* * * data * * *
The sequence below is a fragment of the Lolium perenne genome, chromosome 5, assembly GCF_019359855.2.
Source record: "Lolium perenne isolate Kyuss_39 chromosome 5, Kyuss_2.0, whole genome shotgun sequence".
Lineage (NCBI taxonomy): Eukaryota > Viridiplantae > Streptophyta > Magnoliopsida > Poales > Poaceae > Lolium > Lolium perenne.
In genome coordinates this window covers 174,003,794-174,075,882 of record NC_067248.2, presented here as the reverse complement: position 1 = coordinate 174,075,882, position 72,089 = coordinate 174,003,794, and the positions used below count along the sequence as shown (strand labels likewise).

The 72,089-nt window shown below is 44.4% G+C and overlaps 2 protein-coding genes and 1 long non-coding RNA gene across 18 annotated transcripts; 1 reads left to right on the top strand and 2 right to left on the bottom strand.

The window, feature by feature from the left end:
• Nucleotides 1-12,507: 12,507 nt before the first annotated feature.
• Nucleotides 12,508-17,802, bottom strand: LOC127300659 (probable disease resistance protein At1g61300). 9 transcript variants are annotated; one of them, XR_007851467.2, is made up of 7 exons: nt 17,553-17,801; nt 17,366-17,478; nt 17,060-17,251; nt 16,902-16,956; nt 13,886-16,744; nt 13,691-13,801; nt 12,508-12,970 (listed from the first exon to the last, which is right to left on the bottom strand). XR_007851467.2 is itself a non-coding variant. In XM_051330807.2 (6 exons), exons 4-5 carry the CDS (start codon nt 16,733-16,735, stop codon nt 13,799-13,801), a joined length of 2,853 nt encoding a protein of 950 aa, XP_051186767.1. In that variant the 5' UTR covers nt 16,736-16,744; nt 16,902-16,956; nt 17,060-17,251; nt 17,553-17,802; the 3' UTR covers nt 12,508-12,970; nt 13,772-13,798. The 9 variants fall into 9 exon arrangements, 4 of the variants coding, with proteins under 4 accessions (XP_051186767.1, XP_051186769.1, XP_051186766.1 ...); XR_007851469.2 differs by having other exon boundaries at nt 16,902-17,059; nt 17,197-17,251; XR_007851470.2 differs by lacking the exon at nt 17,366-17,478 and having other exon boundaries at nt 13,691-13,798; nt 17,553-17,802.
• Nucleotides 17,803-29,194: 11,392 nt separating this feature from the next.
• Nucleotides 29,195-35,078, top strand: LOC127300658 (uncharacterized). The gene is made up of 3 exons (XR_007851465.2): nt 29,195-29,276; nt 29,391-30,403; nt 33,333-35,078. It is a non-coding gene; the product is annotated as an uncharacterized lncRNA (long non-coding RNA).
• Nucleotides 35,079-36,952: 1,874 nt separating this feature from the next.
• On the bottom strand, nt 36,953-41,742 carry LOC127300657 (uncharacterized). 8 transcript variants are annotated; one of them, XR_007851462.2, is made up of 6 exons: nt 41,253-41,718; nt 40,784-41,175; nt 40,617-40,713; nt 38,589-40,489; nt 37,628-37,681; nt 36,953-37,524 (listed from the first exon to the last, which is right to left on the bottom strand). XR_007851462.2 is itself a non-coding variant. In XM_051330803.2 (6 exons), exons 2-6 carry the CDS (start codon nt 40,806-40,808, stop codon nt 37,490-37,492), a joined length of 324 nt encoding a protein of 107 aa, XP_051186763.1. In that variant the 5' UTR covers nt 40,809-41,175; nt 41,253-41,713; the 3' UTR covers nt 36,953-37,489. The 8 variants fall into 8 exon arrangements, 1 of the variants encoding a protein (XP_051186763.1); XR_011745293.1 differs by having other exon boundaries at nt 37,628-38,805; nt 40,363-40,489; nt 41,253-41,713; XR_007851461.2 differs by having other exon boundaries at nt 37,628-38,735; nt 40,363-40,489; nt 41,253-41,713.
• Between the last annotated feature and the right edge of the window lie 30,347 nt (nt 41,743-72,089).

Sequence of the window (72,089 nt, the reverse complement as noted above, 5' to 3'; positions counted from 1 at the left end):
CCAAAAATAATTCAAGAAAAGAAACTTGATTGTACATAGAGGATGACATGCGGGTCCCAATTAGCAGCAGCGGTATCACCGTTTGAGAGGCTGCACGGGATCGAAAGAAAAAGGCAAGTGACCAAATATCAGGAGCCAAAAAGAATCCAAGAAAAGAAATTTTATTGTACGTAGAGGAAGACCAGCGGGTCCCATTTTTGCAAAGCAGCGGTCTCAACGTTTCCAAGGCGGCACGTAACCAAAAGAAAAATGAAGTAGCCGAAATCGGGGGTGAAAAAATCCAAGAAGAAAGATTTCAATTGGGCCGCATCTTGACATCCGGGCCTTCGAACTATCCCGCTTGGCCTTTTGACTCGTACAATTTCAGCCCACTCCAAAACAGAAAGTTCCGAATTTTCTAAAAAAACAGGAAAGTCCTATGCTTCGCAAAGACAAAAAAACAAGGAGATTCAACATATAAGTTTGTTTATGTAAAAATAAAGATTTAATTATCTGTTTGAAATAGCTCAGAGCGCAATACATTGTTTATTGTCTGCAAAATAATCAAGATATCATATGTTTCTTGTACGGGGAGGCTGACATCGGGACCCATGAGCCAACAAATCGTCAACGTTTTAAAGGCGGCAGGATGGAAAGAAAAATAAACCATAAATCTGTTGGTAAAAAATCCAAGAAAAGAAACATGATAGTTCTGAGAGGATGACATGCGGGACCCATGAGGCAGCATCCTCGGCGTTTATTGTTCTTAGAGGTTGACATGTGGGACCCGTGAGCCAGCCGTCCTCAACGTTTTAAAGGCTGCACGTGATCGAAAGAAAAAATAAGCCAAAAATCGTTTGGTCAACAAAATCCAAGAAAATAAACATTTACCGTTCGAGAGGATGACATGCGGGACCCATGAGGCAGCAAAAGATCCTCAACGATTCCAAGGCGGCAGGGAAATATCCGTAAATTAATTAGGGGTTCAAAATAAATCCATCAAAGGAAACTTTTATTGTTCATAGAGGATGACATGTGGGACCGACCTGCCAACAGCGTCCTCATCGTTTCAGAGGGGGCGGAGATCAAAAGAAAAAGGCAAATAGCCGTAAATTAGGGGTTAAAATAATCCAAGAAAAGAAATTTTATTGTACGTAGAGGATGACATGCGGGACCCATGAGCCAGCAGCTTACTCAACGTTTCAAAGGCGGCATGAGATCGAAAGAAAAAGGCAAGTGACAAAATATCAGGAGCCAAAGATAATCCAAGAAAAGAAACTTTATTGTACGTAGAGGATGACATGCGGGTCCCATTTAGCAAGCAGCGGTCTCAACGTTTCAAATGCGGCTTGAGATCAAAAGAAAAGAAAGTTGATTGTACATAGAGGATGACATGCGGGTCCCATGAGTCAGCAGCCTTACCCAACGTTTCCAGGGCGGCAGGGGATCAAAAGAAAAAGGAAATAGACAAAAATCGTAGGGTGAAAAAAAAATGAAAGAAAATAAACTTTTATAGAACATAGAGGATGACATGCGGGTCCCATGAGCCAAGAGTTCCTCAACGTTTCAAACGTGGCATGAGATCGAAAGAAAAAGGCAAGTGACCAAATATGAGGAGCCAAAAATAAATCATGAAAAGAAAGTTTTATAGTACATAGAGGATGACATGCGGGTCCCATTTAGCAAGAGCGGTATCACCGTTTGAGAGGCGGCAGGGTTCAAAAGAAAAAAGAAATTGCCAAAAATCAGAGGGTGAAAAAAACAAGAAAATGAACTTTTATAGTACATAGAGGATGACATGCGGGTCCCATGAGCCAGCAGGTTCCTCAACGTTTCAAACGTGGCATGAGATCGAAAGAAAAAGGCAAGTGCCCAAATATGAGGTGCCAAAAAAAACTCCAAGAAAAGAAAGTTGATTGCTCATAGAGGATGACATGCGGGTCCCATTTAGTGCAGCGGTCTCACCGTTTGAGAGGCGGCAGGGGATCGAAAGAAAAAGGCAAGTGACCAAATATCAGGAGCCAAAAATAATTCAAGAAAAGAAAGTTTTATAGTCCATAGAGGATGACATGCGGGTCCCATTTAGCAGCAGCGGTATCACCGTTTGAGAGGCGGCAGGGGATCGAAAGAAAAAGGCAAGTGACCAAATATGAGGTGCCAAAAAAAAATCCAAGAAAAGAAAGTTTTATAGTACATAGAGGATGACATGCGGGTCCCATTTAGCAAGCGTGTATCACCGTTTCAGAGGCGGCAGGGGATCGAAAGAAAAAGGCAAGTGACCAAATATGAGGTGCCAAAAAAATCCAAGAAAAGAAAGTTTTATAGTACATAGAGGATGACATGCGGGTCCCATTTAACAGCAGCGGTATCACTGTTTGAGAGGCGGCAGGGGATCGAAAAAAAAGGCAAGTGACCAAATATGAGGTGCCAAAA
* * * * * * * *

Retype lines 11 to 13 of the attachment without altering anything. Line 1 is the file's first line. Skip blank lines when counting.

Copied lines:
• Nucleotides 35,079-36,952: 1,874 nt separating this feature from the next.
• On the bottom strand, nt 36,953-41,742 carry LOC127300657 (uncharacterized). 8 transcript variants are annotated; one of them, XR_007851462.2, is made up of 6 exons: nt 41,253-41,718; nt 40,784-41,175; nt 40,617-40,713; nt 38,589-40,489; nt 37,628-37,681; nt 36,953-37,524 (listed from the first exon to the last, which is right to left on the bottom strand). XR_007851462.2 is itself a non-coding variant. In XM_051330803.2 (6 exons), exons 2-6 carry the CDS (start codon nt 40,806-40,808, stop codon nt 37,490-37,492), a joined length of 324 nt encoding a protein of 107 aa, XP_051186763.1. In that variant the 5' UTR covers nt 40,809-41,175; nt 41,253-41,713; the 3' UTR covers nt 36,953-37,489. The 8 variants fall into 8 exon arrangements, 1 of the variants encoding a protein (XP_051186763.1); XR_011745293.1 differs by having other exon boundaries at nt 37,628-38,805; nt 40,363-40,489; nt 41,253-41,713; XR_007851461.2 differs by having other exon boundaries at nt 37,628-38,735; nt 40,363-40,489; nt 41,253-41,713.
• Between the last annotated feature and the right edge of the window lie 30,347 nt (nt 41,743-72,089).